A Boy Scout wrote a letter in The Examiner (“Whatever happened to cursive in schools,” Dec. 22)  in support of cursive writing. Too bad some educators fail to appreciate the value of cursive writing.

Dear editor:

A Boy Scout wrote a letter in The Examiner (“Whatever happened to cursive in schools,” Dec. 22)  in support of cursive writing. Too bad some educators fail to appreciate the value of cursive writing.

If cursive writing is dropped now, then who in the future will be able to read letters from Santa (the real one – the one who writes in cursive). Who will be able to read the handwritten letters and notes shown in close-ups in old classic movies? Who will be able to read forwarded “greeting cards” designed by someone who uses digital cursive fonts? Who will be able to read the original Declaration of Independence and other historical documents? And who will be able to read notes written by those who write in cursive, if they appear to them only as some mysterious code? And who will be able to read or teach cursive writing in the future if future teachers – who are pupils now – are cursively illiterate?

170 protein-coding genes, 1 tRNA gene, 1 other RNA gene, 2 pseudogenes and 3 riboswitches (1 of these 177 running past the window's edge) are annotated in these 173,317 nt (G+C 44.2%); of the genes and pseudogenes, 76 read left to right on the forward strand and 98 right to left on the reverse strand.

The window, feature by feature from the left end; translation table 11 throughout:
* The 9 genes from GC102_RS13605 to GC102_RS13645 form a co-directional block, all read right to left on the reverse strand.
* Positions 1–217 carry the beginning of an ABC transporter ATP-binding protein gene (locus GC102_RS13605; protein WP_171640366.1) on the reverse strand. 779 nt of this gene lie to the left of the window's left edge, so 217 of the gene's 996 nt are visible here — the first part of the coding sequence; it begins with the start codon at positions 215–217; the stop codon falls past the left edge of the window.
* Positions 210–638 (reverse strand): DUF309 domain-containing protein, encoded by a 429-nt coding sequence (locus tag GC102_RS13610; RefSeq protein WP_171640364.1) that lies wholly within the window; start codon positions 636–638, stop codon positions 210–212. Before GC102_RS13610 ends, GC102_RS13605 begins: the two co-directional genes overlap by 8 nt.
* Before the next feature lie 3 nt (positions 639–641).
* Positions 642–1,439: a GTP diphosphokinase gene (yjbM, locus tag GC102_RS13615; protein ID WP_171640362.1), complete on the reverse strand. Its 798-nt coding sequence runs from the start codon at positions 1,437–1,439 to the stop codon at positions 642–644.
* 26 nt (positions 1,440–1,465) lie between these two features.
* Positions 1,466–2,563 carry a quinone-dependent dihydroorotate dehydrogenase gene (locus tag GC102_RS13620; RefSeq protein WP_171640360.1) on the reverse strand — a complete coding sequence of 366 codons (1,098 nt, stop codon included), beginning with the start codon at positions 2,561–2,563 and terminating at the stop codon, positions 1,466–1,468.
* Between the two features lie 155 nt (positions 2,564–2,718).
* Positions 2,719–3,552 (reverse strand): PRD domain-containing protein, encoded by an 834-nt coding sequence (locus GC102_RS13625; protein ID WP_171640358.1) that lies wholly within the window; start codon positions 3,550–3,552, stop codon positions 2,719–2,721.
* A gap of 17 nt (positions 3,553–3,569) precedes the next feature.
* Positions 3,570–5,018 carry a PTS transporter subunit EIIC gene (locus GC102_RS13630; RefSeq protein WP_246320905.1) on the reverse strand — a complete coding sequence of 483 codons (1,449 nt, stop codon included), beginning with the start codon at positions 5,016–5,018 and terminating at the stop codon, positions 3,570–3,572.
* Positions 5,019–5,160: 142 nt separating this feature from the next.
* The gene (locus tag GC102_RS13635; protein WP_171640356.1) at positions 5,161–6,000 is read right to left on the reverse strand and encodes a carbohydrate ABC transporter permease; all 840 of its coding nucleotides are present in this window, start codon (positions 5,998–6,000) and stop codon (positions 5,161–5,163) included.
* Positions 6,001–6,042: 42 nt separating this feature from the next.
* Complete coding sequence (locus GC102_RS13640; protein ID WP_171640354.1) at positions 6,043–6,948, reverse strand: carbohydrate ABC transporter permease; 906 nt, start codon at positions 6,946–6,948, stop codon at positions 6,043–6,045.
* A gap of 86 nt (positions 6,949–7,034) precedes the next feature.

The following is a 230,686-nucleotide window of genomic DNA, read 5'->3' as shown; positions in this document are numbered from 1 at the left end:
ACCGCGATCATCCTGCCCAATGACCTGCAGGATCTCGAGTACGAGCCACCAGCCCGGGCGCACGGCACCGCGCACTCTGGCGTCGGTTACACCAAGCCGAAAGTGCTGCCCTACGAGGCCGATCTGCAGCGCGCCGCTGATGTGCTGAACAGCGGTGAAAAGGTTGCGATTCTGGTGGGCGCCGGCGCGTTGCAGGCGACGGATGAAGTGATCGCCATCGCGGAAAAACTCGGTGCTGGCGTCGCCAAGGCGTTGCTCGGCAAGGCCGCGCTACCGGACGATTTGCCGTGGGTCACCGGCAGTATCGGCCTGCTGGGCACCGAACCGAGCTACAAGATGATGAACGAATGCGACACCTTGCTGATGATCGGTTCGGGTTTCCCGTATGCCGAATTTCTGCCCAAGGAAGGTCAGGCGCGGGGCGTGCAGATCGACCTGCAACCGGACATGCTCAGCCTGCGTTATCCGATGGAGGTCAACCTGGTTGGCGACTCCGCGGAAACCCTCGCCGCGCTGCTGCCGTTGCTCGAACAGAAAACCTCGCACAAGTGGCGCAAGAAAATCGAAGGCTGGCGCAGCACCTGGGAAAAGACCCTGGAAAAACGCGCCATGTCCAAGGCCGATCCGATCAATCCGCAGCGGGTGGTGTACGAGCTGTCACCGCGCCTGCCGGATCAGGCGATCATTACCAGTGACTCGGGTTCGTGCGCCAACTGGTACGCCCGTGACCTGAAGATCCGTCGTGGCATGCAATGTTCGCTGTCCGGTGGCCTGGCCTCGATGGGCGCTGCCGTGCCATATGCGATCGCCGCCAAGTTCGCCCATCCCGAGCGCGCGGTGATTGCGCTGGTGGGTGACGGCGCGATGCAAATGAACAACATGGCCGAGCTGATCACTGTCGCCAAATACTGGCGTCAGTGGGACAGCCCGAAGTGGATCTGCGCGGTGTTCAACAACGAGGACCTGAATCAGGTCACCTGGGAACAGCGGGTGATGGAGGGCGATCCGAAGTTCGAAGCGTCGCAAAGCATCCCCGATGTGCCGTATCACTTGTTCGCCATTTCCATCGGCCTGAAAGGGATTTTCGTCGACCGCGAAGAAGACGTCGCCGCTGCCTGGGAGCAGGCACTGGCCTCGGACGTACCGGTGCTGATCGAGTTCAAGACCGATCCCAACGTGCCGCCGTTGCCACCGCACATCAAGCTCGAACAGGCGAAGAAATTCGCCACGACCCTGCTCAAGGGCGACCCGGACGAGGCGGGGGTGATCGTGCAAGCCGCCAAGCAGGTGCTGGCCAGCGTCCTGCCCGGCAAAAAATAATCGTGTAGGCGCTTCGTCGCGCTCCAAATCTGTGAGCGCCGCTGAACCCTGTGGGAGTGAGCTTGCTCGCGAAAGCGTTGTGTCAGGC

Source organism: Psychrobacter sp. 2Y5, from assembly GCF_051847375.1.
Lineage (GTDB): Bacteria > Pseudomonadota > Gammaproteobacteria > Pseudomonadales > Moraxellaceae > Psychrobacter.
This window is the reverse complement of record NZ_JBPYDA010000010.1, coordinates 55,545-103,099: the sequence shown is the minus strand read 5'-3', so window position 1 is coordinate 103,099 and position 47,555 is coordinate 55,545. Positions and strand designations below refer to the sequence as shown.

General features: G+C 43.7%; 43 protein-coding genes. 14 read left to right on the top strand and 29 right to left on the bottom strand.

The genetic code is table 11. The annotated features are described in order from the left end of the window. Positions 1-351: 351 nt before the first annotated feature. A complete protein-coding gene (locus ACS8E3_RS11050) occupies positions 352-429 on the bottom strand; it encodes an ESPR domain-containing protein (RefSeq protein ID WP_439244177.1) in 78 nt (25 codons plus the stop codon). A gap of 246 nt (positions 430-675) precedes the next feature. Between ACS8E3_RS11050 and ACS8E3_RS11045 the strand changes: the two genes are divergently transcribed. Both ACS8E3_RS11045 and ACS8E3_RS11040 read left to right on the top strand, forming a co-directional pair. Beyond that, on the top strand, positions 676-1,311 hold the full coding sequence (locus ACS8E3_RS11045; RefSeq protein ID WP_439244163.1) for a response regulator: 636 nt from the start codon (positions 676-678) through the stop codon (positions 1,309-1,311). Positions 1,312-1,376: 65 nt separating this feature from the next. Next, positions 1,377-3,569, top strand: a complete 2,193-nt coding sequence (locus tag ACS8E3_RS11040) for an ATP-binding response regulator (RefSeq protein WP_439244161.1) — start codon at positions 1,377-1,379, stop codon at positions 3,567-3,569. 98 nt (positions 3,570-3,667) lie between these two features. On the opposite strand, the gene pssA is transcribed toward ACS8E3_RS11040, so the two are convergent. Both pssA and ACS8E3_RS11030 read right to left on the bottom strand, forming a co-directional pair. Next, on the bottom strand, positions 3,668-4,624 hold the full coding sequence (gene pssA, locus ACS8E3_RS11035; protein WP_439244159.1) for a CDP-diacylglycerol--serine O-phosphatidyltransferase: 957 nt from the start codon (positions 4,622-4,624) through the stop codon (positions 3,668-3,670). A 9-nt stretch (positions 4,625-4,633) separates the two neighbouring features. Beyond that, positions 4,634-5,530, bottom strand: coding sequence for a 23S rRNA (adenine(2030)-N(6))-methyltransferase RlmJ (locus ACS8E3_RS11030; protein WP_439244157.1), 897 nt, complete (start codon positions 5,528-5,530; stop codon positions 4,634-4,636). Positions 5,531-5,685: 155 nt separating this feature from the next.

Good cursive writing helps train eye-hand coordination for motor skills and exercises concentration and focus. If cursive writing is dropped and future Americans can only write block letters or tweet, how will that affect America’s ability to compete globally while other nations still teach cursive writing and derive its related cognitive benefits?

Perhaps a contest for cursive writing with cash prizes for kids could help promote interest in preserving this skill if schools choose to neglect it.